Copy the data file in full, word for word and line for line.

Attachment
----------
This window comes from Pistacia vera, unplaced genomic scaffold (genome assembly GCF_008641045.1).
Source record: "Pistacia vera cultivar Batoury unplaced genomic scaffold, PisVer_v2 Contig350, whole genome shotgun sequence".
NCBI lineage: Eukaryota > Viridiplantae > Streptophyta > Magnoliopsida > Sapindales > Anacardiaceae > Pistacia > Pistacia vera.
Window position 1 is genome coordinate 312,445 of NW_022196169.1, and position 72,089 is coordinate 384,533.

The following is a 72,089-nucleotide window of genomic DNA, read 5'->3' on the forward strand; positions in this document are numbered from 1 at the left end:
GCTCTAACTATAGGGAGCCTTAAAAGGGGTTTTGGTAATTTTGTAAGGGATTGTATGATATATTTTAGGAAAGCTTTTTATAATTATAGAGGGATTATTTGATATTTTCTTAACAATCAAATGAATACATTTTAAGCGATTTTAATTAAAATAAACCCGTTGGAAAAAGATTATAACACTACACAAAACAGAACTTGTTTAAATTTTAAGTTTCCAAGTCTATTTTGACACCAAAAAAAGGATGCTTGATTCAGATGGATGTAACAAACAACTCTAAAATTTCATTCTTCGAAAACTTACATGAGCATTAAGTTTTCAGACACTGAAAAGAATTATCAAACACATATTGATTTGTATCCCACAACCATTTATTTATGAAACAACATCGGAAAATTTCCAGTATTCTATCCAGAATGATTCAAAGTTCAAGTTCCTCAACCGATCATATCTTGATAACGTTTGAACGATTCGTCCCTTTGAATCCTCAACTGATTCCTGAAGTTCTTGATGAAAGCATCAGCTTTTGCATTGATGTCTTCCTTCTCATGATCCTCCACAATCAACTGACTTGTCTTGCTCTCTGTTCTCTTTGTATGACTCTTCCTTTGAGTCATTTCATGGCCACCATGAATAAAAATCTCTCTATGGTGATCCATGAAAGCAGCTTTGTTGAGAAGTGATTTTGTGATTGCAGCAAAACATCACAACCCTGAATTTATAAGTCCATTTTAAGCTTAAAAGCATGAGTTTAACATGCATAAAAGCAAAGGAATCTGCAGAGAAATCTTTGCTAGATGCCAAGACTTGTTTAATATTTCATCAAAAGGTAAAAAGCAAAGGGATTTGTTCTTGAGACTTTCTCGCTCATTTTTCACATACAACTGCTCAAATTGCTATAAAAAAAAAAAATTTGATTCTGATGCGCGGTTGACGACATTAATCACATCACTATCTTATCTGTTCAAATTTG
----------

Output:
This window comes from Pistacia vera, unplaced genomic scaffold (genome assembly GCF_008641045.1).
Source record: "Pistacia vera cultivar Batoury unplaced genomic scaffold, PisVer_v2 Contig350, whole genome shotgun sequence".
NCBI lineage: Eukaryota > Viridiplantae > Streptophyta > Magnoliopsida > Sapindales > Anacardiaceae > Pistacia > Pistacia vera.
Window position 1 is genome coordinate 312,445 of NW_022196169.1, and position 72,089 is coordinate 384,533.

The following is a 72,089-nucleotide window of genomic DNA, read 5'->3' on the forward strand; positions in this document are numbered from 1 at the left end:
GCTCTAACTATAGGGAGCCTTAAAAGGGGTTTTGGTAATTTTGTAAGGGATTGTATGATATATTTTAGGAAAGCTTTTTATAATTATAGAGGGATTATTTGATATTTTCTTAACAATCAAATGAATACATTTTAAGCGATTTTAATTAAAATAAACCCGTTGGAAAAAGATTATAACACTACACAAAACAGAACTTGTTTAAATTTTAAGTTTCCAAGTCTATTTTGACACCAAAAAAAGGATGCTTGATTCAGATGGATGTAACAAACAACTCTAAAATTTCATTCTTCGAAAACTTACATGAGCATTAAGTTTTCAGACACTGAAAAGAATTATCAAACACATATTGATTTGTATCCCACAACCATTTATTTATGAAACAACATCGGAAAATTTCCAGTATTCTATCCAGAATGATTCAAAGTTCAAGTTCCTCAACCGATCATATCTTGATAACGTTTGAACGATTCGTCCCTTTGAATCCTCAACTGATTCCTGAAGTTCTTGATGAAAGCATCAGCTTTTGCATTGATGTCTTCCTTCTCATGATCCTCCACAATCAACTGACTTGTCTTGCTCTCTGTTCTCTTTGTATGACTCTTCCTTTGAGTCATTTCATGGCCACCATGAATAAAAATCTCTCTATGGTGATCCATGAAAGCAGCTTTGTTGAGAAGTGATTTTGTGATTGCAGCAAAACATCACAACCCTGAATTTATAAGTCCATTTTAAGCTTAAAAGCATGAGTTTAACATGCATAAAAGCAAAGGAATCTGCAGAGAAATCTTTGCTAGATGCCAAGACTTGTTTAATATTTCATCAAAAGGTAAAAAGCAAAGGGATTTGTTCTTGAGACTTTCTCGCTCATTTTTCACATACAACTGCTCAAATTGCTATAAAAAAAAAAAATTTGATTCTGATGCGCGGTTGACGACATTAATCACATCACTATCTTATCTGTTCAAATTTG